What happens when national politics seeps into local discourse? For a high school coach/teacher and a school board president, nothing good. In brief combustible scenarios that reached their climax on Tuesday, it was social media that led to the removal of Northville's school board executive and Walled Lake's baseball coach.
In microcosms that fit all too perfectly into the left-or-right politics that many Americans now find themselves choosing, both individuals expressed opinions online that led to a backlash from their respective digital circles, before eventually reaching administrators and board members. Despite the nuances of each story, the outcomes were relatively similar.
We'll start in Walled Lake. Justin Kucera had just pushed out a post on Twitter supporting President Donald Trump. He wrote "I'm done being silent. @realDonaldTrump is our president Don't @ me". The social studies teacher and baseball coach at Walled Lake Western High School said he first received a lot of backlash from "the Twitter mob" but felt a lot of people were rooting against the president. "I just felt like we should be rooting for him to succeed."
He also retweeted a post from the president in which Trump wrote "SCHOOLS MUST OPEN IN THE FALL!!!"
Shortly after the tweet went out, Kucera received a call to meet with school administrators.
"They also asked me about the retweet of President Trump's tweet that said schools must open in the fall," Kucera said. "I chose not to resign, they chose to fire me."
In interviews with parents and recent graduates, people did express concern for Kucera. One said they felt bad for him while another called the incident not "that big" and said there were other things people should get in trouble for at the district.
In a statement from the district denied any connection to Kucera's firing and endorsement for the president. "Please know that no disciplinary action was taken as a result of any support of President Trump and we are unable to comment on specific staff discipline and personal matters."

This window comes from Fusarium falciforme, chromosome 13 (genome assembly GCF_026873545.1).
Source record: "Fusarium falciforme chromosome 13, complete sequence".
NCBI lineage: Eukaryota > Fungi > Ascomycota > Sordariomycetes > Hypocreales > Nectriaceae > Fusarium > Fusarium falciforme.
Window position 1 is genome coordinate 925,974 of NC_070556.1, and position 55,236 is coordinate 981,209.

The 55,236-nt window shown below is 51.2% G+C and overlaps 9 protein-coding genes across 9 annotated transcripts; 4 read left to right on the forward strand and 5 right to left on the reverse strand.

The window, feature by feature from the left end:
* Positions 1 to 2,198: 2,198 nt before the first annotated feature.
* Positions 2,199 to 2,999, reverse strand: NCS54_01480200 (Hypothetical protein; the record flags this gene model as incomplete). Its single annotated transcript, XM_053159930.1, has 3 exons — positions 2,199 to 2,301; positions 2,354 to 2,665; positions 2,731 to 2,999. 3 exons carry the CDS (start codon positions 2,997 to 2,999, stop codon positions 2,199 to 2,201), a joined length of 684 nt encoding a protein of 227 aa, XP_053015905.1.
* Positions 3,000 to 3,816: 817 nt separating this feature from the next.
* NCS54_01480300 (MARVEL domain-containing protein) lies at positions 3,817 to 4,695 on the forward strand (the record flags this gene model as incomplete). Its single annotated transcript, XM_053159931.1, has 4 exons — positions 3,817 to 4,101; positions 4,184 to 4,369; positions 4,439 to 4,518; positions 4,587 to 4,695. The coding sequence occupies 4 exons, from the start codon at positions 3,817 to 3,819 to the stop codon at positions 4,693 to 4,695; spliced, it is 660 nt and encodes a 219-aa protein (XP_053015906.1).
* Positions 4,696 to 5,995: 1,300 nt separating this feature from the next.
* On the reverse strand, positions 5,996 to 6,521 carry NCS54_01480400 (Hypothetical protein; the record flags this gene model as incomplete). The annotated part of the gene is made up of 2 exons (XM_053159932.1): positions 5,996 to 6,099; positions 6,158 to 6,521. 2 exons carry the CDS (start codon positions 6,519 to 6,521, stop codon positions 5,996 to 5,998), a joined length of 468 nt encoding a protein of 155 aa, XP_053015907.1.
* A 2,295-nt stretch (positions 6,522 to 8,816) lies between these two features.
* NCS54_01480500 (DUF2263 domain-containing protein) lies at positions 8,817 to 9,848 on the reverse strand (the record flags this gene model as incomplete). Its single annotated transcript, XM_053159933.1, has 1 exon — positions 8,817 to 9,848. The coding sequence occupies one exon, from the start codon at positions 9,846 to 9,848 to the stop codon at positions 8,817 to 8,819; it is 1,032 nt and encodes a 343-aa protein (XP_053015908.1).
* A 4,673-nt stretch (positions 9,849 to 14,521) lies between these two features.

About 12 miles south in Northville, a different backlash was brewing beyond the online spheres. Over the weekend, Matt Wilk shared a post on his Facebook that questioned the severity of the coronavirus and asked "where are the videos of panic in the hospitals?" before answering "They don't exist."
"This 'Pandemic' exists only in falsified statistics shouted on the news without context." The share, which originated in a pro-Trump social media account, led to widespread criticism of Wilk, who serves as the Board President of the Northville School District. One of Wilk's critics asked about showing the post to the school board so they could "know what you REALLY think about masks for kids and teachers."
Wilk responded "How about we allow schools to reopen and Grandma can take the extreme precautions? She can wear a spacesuit when she "needs" to go out and shop, and the rest of the world can go about their lives, instead of shutting everything down because she might get sick."
The added commentary did little to quell emotions regarding the tension. An alumnus of the school set up a petition calling for Wilk's removal. The president of the PTA at an elementary school expressed her concern online. Members of the board also chastised the president for his online phrasing, which comes amid conversations within districts trying to balance reopening schools and maintaining public health.
During a Tuesday school board meeting, board members voted to remove Wilk as president, remove him of all committee assignments, and be censured from the board. He offered this as a response:
"I probably should have followed my kids’ own rules to on the internet: everything you say will be twisted, misconstrued and taken out of context. It’s just the way things are in 2020. I’ve been the staunchest proponent of getting our kids back in school in the fall. Even the Governor thinks it can be done safely. I think the offense really ought to be directed at the ideas, not the messenger. I thank the hundreds of parents who sent me messages of support."